Explore logging in Swift

Written by Ammar AlTahhan

Description: Meet the latest generation of Swift unified logging APIs. Learn how to log events and errors in your app while preserving privacy. Take advantage of powerful yet readable options for formatting data — all without sacrificing performance. And we’ll show you how you can gather and process log messages to help you understand and debug unexpected behavior in your apps.

New Logging APIs

  • Record events as they happen
  • Archived on device for later retrieval
  • Low performance overhead

Adding Logs Steps:

  1. Import the os framework
import os
  1. Define a logger object with:
    • a subsystem identifier, which is used to make it clear that a message comes from our app.
    • a category, which differentiates messages coming from different parts of our app.
let logger = Logger(subsystem: "com.example.Fruta", category: "giftcards")
  1. Add the logging action
logger.log("Started a task")

log behaves similar to a print statement, but it doesn't convert logs into Strings like print does, it optimizes the printed logs based on the type of logged data.

We can log anything that is:

  • A numeric type like Double and Int
  • Objective-C objects with -description
  • Any type that conforms to CustomStringConvertible

Nonnumeric types are redacted from the log output, to make sure that no personal information are mistakenly logged. To explicitly mark those types as safe to log, we can pass the optional parameter privacy as such:

logger.log("Ordered smoothie \(smoothieName, privacy: .public)")

Retrieving Logs

We can retrieve the logs by plugging the device into our mac and running the command:

log collect --device --start '2020-06-22 9:41:00' --output fruta.logarchive

Logs are streamlined into the Console.app when our device is connected to our mac

Log Levels

Those are the available logging levels sorted in an increasing order of their importance:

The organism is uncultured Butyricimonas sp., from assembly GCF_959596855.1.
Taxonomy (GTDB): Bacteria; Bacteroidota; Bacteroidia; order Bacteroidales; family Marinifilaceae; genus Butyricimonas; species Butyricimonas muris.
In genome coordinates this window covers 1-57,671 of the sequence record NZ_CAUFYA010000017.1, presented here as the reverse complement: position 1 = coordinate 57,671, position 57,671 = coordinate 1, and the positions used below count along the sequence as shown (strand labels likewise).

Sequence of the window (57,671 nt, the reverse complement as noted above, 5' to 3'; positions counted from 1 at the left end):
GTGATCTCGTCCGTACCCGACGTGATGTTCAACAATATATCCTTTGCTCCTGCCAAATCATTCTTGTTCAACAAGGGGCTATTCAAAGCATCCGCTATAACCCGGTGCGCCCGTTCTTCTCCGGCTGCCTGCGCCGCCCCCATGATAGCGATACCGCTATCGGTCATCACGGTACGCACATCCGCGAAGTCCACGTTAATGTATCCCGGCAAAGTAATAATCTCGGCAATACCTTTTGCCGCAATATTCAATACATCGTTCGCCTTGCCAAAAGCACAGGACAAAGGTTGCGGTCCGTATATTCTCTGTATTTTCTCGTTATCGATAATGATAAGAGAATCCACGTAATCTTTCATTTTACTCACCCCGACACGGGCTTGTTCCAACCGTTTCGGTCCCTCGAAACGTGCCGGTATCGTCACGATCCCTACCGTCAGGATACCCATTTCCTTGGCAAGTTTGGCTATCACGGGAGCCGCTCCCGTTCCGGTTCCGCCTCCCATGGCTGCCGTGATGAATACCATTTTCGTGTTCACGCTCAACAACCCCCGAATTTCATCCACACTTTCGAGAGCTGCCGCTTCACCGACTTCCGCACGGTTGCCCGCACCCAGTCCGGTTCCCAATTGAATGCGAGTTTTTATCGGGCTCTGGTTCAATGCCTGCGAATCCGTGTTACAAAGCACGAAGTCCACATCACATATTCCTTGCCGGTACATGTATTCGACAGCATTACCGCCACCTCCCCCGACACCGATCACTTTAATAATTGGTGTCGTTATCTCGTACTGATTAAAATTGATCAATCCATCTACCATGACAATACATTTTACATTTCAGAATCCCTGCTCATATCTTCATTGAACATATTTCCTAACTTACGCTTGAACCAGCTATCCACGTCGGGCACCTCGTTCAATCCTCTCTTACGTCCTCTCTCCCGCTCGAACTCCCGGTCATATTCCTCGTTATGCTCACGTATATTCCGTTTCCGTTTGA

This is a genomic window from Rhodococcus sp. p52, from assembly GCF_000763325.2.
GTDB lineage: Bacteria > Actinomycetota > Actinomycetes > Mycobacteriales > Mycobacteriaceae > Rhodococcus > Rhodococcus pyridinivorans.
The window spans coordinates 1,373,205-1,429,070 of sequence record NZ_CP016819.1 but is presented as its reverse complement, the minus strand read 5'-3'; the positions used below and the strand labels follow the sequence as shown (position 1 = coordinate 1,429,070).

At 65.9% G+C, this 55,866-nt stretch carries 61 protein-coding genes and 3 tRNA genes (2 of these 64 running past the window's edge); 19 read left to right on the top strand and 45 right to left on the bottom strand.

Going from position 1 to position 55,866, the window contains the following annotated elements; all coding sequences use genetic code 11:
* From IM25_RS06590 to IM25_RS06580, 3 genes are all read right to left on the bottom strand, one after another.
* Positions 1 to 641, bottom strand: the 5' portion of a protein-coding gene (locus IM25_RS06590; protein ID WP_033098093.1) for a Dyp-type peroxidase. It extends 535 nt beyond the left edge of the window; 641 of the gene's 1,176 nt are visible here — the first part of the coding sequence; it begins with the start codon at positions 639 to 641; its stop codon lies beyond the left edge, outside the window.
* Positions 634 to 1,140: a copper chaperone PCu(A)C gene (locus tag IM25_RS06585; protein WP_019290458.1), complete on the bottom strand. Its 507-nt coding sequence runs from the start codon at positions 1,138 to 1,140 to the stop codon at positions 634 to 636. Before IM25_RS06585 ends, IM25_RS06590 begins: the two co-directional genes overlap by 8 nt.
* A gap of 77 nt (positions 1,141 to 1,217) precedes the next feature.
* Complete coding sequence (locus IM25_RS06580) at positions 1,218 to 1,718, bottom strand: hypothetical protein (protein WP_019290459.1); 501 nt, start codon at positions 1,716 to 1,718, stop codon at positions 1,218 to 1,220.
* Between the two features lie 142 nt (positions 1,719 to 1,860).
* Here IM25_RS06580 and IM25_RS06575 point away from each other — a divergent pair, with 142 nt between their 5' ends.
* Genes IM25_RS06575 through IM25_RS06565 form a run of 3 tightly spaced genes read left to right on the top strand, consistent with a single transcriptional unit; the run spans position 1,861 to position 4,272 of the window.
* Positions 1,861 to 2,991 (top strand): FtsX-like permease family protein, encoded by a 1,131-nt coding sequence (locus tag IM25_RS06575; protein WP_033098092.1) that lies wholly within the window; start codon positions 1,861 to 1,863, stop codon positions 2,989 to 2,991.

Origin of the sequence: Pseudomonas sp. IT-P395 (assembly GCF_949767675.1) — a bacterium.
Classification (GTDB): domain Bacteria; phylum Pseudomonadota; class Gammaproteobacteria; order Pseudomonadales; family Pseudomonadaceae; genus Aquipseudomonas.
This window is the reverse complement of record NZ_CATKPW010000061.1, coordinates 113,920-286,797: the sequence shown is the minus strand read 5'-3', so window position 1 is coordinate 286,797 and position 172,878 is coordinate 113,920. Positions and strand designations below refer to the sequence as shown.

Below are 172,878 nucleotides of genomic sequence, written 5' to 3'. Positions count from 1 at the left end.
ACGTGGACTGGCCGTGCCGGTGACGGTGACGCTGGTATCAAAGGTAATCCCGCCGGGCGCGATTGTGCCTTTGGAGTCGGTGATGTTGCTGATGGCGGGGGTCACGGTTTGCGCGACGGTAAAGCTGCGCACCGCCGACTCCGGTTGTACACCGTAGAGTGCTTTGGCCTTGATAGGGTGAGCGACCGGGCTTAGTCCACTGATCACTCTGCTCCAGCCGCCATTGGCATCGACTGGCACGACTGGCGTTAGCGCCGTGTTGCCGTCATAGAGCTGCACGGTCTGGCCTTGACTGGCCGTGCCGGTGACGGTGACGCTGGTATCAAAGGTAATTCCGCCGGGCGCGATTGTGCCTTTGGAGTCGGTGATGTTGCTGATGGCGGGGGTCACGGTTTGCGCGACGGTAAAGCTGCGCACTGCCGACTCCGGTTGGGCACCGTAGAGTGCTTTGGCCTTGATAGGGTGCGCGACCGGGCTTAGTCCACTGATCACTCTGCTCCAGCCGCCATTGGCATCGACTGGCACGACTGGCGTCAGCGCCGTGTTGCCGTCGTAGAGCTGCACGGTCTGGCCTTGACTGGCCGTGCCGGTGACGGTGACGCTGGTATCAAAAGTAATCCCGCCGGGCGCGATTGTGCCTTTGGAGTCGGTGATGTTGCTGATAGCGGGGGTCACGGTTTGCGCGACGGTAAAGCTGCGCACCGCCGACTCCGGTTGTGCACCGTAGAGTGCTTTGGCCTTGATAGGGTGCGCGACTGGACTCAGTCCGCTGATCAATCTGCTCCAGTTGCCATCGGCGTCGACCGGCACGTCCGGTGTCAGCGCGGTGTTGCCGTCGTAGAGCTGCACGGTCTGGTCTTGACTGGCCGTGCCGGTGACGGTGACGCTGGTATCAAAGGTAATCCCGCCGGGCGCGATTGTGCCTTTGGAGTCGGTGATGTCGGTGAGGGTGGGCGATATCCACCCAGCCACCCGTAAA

Log LevelDescriptionPersistence
DebugUseful only during debuggingNot persisted
InfoHelpful but not essential for troubleshootingPersisted only during log collect
Notice (default)Essential for troubleshootingPersisted up to a storage limit
ErrorError seen during executionPersisted up to a storage limit
FaultBug in programPersisted up to a storage limit
  • Not persisted or deleted logs can't be accessed later on. We can access not persisted logs only while streamlining logs directly from the device
  • As the log level increases, the performance of that logging decreases: Debug is the most performant log level, while Fault is the least performant
  • Because of the previous point, logging very slow functions at the Debug level is safe because the compiler will make sure that those aren't executed when the debug messages are discarded

Formatting Logs

Logger offers many APIs that we can use to format our logs, for example:

    \(giftCardID, align: .left(columns: GiftCard.maxIDLength)) 
    \(seconds, format: .fixed(precision: 2))
  • Formatting data has no cost at run-time
  • There are many other formatting APIs and alignment options
  • It's very important to remember that we shouldn't log any private information
  • We can use the hash formatting option as a parameter to the privacy level of our logs to detect when two logged values are the same, without revealing the actual value:
logger.log("Paid with bank account: \(accountNumber, privacy: .private(mask: .hash))")

Which produces an output similar to:

Paid with bank account 

API Availability

iOS 14, tvOS 14, watchOS 7, and macOS Big Sur:

  • New Logger APIs
  • New os_log() overloads that accept string interpolations

Prior releases:

  • os_log() overloads that accepted only formatted static strings

Missing anything? Corrections? Contributions are welcome 😃


Written by

Ammar AlTahhan

Ammar AlTahhan

Software Engineer